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The Japanese Bath by [Yamamoto, Yoshiko]
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The Japanese Bath Kindle Edition

4.3 out of 5 stars 44 customer reviews

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Kindle, June 23, 1905
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Editorial Reviews

From the Inside Flap

In the West, a bath is a place one goes to cleanse the body. In Japan, one goes there to cleanse the soul. Bathing in Japan is about much more than cleanliness, though cleanliness is certainly important. It is about family and community―the washing of each other’s backs before bathing. It is also about being alone and contemplative, taking time to watch the moon rise above the garden.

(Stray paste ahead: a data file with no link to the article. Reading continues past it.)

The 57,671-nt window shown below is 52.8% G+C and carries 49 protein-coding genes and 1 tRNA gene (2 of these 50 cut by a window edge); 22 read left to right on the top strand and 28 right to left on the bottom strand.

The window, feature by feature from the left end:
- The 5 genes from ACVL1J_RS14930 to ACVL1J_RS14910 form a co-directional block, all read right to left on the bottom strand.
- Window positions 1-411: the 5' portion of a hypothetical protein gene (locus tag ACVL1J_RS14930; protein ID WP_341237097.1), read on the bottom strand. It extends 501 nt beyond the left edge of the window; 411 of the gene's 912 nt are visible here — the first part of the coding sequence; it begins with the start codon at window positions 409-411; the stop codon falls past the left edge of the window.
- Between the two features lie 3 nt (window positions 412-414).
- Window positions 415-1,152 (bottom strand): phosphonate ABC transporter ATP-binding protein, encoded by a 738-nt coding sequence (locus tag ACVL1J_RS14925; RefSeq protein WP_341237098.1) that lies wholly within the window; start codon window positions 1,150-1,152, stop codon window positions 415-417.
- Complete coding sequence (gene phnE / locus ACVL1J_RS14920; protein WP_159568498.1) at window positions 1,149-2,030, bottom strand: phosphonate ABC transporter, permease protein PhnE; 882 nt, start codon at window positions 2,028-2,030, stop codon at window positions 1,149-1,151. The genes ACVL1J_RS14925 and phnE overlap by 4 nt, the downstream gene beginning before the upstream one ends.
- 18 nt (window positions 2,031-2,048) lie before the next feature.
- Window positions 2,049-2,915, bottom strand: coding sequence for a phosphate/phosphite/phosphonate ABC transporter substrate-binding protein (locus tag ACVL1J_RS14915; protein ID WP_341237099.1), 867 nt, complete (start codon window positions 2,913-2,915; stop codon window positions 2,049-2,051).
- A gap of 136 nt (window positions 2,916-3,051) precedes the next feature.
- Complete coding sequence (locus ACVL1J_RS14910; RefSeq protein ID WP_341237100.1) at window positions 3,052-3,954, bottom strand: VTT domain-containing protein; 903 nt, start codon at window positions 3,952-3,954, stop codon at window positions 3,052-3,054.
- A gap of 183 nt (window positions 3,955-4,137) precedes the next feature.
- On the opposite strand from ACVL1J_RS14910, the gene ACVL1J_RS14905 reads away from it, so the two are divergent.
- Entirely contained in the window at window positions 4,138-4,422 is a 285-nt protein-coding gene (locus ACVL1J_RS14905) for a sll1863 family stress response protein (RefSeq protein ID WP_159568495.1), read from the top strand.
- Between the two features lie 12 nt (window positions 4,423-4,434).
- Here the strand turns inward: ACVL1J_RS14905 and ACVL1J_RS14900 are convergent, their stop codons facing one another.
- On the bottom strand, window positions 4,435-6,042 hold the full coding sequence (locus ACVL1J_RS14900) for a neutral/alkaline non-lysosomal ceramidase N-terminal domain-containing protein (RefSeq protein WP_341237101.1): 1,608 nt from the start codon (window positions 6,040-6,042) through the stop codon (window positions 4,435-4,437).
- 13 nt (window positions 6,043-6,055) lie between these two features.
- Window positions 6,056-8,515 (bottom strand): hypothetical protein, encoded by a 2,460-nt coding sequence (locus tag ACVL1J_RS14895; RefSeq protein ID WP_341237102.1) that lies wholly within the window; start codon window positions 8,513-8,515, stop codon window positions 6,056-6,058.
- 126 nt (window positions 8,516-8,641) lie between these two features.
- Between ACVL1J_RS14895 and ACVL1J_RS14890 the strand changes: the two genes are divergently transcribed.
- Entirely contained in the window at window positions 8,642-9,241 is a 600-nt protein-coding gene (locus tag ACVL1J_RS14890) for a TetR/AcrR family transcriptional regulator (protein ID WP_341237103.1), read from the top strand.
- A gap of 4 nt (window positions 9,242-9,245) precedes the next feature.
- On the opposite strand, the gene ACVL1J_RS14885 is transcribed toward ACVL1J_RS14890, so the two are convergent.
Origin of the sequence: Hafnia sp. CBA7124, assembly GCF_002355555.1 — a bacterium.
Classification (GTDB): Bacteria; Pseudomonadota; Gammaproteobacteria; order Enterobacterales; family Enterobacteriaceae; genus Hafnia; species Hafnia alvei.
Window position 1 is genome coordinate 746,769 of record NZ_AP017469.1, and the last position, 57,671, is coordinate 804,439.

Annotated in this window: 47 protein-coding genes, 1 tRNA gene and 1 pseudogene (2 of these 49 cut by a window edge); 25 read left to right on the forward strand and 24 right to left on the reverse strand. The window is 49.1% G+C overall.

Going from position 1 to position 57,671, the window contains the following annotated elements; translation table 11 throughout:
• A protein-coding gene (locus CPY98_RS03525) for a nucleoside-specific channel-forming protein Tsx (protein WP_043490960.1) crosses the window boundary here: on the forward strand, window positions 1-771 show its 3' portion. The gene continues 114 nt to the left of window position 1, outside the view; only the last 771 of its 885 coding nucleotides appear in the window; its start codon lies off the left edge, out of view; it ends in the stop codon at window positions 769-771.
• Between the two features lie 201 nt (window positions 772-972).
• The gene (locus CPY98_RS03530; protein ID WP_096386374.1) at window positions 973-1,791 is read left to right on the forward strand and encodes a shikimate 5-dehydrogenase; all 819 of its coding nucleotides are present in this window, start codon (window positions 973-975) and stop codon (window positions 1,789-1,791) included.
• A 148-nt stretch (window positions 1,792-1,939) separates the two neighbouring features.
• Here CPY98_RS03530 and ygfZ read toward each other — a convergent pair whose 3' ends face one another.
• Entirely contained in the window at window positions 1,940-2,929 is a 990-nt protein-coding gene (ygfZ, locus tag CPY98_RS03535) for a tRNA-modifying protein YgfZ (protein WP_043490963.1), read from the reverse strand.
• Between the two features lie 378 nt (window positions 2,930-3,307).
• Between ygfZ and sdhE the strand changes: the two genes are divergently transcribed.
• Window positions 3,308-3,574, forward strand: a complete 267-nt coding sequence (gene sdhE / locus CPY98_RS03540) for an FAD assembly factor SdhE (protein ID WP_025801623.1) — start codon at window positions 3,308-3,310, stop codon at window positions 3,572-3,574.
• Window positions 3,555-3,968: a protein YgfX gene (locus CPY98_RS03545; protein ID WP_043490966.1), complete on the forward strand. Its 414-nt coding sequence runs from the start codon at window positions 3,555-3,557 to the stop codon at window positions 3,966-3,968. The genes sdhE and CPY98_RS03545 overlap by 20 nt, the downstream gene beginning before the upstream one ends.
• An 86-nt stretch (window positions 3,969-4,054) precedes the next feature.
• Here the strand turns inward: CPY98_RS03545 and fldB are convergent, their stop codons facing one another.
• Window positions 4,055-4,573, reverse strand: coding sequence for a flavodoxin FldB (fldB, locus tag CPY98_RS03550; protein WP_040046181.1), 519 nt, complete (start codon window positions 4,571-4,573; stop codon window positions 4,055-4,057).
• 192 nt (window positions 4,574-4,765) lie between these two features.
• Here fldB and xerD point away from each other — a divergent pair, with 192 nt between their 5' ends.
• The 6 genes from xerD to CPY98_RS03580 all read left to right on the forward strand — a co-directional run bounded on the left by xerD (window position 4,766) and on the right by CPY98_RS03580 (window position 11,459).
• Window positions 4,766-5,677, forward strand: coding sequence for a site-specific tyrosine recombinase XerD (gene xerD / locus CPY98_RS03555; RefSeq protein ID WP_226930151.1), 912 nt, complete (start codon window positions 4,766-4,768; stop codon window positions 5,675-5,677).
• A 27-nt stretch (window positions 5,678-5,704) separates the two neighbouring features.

The idea of taking time and care with one’s bath in Japan is as important as taking time and care with the cooking and serving of a meal. There is also a ritual to taking a Japanese bath, a prescribed order of rinsing, washing, and soaking that is passed down from one generation to the next.

The Japanese Bath delves into the aesthetic of bathing Japanese style―the innate beauty of the steps surrounding the process along with sixty full-color illustrations of the light and airy baths themselves. A Zen meditation, the Japanese bath cleanses the soul, and one emerges refreshed, renewed, and serene.

Lovers of history and historical writing, Yoshiko Yamamoto and Bruce Smith write on the Arts & Crafts movement, bungalows, crafts, food, and Japanese aesthetics. Together they have written The Beautiful Necessity: Decorating with Arts & Crafts, and Arts & Crafts Ideals: Wisdom from the Arts & Crafts Movement. Smith has also authored Greene and Greene: Masterworks. They own the Arts & Crafts Press, in Port Orchard, Washington, where they print letterpress note cards and prints.

From the Back Cover

Time to watch the moon rise over the garden―the aesthetic of the Japanese bath exquisitely captured in photography and text.


Product Details

  • File Size: 4136 KB